Less than a month into a whirlwind tour of over 40 libraries around the state and the Gadget Menagerie is officially a big hit in libraries. January kicked off the Gadget Menagerie with visits to Skagit and Lincoln Counties as well as the Ritzville Library and Mid-Columbia Libraries. Now, we are preparing for a super-busy February with visits to Gonzaga University, Richland Public Library, Timberland Regional Library, Washington State Library, Spokane County Library District, Sno-Isle Libraries and Everett Public Library. Wow, that’s exhausting just at a glance!
The exciting thing about the Gadget Menagerie program is that it is not only for staff, but also for the public. Libraries wishing to offer a public program are partnering with Washington State Library staff to bring the Gadgets to the library for patrons as well. Working directly with library users has been a joy. It is so much fun to help people discover the world of eReaders and tablets. Everyone has different needs when it comes to using a tablet and our job is to help people understand how they are all similar, yet different. Is this a contradiction in terms? Perhaps, but it is very true.
By working with staff and encouraging them to approach devices in a “device agnostic” manner, we hope to get staff more comfortable helping patrons coming to the library on a daily basis with various devices. Each day of the Gadget Menagerie, we are learning more about devices and about our communities.
Devices in the current menagerie include: Kindle, Nook Touch, Kindle Fire HD, Nook HD, Galaxy Tab 10.1, iPad Mini, Microsoft Surface RT and a Chromebook.
New devices are coming soon and will include more android-based tablets. Patrons and students may bring their own device or explore one from the Washington State Library.
At the public workshops, we assisted many people with their own devices and showcased the gadgets from our menagerie. An 83-year old woman wanted to compare tablets. After working with the various tablets in the Menagerie, she was able to narrow her interest down to 2 tablets. At another session, a 70-something farmer wanted to know when high speed internet would come to his county and town. He loves technology and has quite a few of his own gadgets already. He enjoyed showing us what he liked about the different tablets and was enthusiastic when telling us that when high-speed internet comes to his town, he’d be able to do so much more with all his high-tech toys. When the local librarian asked him “How did you get so tech savvy?,” he responded with, “My grandkids, and I have a lot of them!”
Our youngest patron at the Gadget Menagerie was 9 years old. She had a tablet and wanted to learn about YouTube. Unfortunately, since she has no access to internet at home, her tablet has limited functionality when items aren’t downloaded directly onto it. She loves coming to the library and now knows that she can bring her tablet in and use the library’s wi-fi to download what she needs and ask the friendly staff for help.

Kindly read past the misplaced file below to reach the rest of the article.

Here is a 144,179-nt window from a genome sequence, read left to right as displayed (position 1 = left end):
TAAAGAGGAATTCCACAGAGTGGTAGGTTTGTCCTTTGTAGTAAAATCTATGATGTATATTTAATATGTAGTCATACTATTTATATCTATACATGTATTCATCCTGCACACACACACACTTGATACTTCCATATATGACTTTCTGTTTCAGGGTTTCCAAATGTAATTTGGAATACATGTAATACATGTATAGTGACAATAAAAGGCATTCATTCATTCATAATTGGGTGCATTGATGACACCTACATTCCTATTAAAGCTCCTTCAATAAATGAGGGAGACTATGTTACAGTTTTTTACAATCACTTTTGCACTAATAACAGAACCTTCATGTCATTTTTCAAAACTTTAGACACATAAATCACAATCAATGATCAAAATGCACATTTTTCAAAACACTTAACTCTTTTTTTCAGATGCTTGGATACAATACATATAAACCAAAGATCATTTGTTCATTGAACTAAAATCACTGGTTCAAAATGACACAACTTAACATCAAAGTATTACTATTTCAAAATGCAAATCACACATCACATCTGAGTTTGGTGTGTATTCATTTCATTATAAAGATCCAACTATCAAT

So, by now you are probably wondering, what exactly is this Gadget Menagerie?
The Washington State Library is partnering with local libraries across the state providing gadget training for library staff. Library patrons and students will be given similar training focused on the needs of the device user. Over 40 locations and 70 trainings are scheduled for the Gadget Menagerie through June 2014.
“We are very excited to be able to provide this training,” State Librarian Rand Simmons said. “We hope these skills will be beneficial to both library staff and those who rely on library resources.”
Library staff will learn how various eReaders, tablets and other devices work. They will discover what these devices have in common, how they differ, and learn basic operating tips. Staff will learn basic troubleshooting and tips for helping patrons with their devices, including how to download books from the library.
The Gadget Menagerie will familiarize local library staff with the variety of gadgets available, allowing for staff to be more comfortable and skilled in helping library patrons.
Not all libraries are offering both types of training; some libraries are focusing only on staff training since they either already offer public workshops or don’t have the resources to offer trainings at this time.
These trainings are funded by the Washington State Library via the Institute for Museum and Library Services (IMLS) through the Library Services and Technology Act (LSTA).
For this project, which is part of the Washington State Library Digital Literacy project, we are actively encouraging feedback and stories. So far, 100% of the public attendees say they have learned something valuable and would recommend the program to another. Comments from the public vary, but this one is very typical of the responses we have been receiving; “It was useful to have knowledgeable persons explain the equipment-what they will and will not do. Thank you for bringing the variety of devices.”
As one staff person said in a thank-you note, “We couldn’t have asked for better, more useful, hands-on training!”